December 2022 – News
Friends Observing: The continued extremely cold weather had frozen the Dome in place, which could have put an end to observing with the 10-inch, but GKWJ would not be defeated and set about the frozen Dome with de-icer and a hairdryer! High broken cloud allowed the 12 Friends who had joined GKWJ and JAG at the Observatory to view Jupiter through gaps, seeing the planet’s cloud bands and all four Galilean moons lined up to one side in the 10-inch. What should have been the Winter Wreath session then proceeded to the Summer Triangle, which was the only patch of sky visible through a large break in the clouds. The Ring Nebula (M57) appeared as a wispy grey donut in the field of view. Next to globular cluster M56, but only briefly as it was faint and unimpressive low in the westerly sky, then on to double star Albireo, looking magnificent as always. The group stepped outside (briefly as it was about -5°C) to admire the clearing sky and finally see the whole of the Winter Wreath, with a view of The Pleiades (M45) through binoculars. We quickly returned inside to the 10-inch to observe Mars, high in the southern sky, showing plenty of dark surface details and a hint of polar ice cap at the planet’s North Pole. The session ended with the Orion Nebula (M42) and its Trapezium stars surrounded by clouds of hazy nebulosity. A UHC filter improved the view of the nebula dramatically. All in all an excellent and varied evening that was saved from the freezing cold.
Friends Observing: A small group of six Friends joined GKWJ and JAG at the Observatory to observe the Geminid Meteor Shower. The sky was totally cloudy, but observing was able to go ahead in radio wavelengths using the radio meteor detector system. Observing was over two hours; in the first hour 119 events were seen and in the second hour 71 events. The group enjoyed hot chocolate and festive treats while observing the shower projected on the screen in the comfort of the warm room!
GCSE Observing: 9 Hundred pupils came to the Dome. GKWJ gave them a worksheet based on the Full Moon, which they successfully completed, revising many important elements on the way. They observed the Full Moon and Mars through the 10-inch.
Shell Visit: 12 Elmhurst Shell girls and their tutor visited the Dome with GKWJ. It was a very cold and beautifully clear evening. They were introduced to the Observatory facility, given a sky tour outside and then viewed the Full Moon through the 10-inch, followed by Mars, which was at opposition. The group asked many excellent questions.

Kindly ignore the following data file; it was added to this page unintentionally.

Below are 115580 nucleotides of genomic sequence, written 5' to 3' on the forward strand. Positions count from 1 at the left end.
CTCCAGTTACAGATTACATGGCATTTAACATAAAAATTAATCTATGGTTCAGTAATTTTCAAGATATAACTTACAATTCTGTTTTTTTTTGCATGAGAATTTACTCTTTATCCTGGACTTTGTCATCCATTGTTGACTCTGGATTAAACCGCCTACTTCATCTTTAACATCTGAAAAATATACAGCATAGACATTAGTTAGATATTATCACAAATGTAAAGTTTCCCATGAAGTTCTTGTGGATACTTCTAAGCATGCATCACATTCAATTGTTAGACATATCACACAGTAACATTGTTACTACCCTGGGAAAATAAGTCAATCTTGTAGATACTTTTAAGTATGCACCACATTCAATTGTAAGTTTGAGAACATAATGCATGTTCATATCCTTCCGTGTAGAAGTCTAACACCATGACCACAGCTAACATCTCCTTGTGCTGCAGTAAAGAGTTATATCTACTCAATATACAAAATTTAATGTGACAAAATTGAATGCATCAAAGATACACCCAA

GCSE Observing: At last, a properly clear and cold night allowed 11 Remove Astronomers and 1 HPQ pupil to come to the Dome for a GCSE observing session. GKWJ had prepared a Lunar worksheet for them that first required the horizontal and equatorial coordinates of the Full Moon to be estimated along with its hour angle, then a naked eye sketch of the southern view including the Moon, brightest stars, meridian, ecliptic and celestial equator. The pupils then used binoculars, the two ETXs and the 8-inch to make a detailed sketch of the Moon’s surface features. Their final task was to make a sketch of a region of the Moon at high magnification through the 10-inch, however, this was not possible as the Dome was frozen solid and would not budge!
Radcliffe Society: 11 members of the Radcliffe Society held the December meeting in cloudy conditions with GKWJ and JAG. The group heard the What’s Up for December and January from GKWJ, followed by excellent pupil presentations on ‘The Ethics of Space Colonisation’, ‘The DART Mission’ and ‘The Artemis Mission’. The talks generated much discussion.
Shell Visit: 9 girls from Dancy Shell and their tutor joined GKWJ at the Dome. It was cloudy, but alongside a tour of the facility, some observing was done with the Radio Meteor Detector, where a number of small meteors were seen. The girls also enjoyed the new Wetton Collection ‘Campo del Cielo’ meteorite.
Shell Visit: For the first time this term, the Shell visit was blighted by poor weather with thick fog. Six boys from Cotton House joined GKWJ at the Dome, accompanied by an ex-GCSE Astronomer now in the U6. They were shown around the facility and looked at a selection of astronomical images.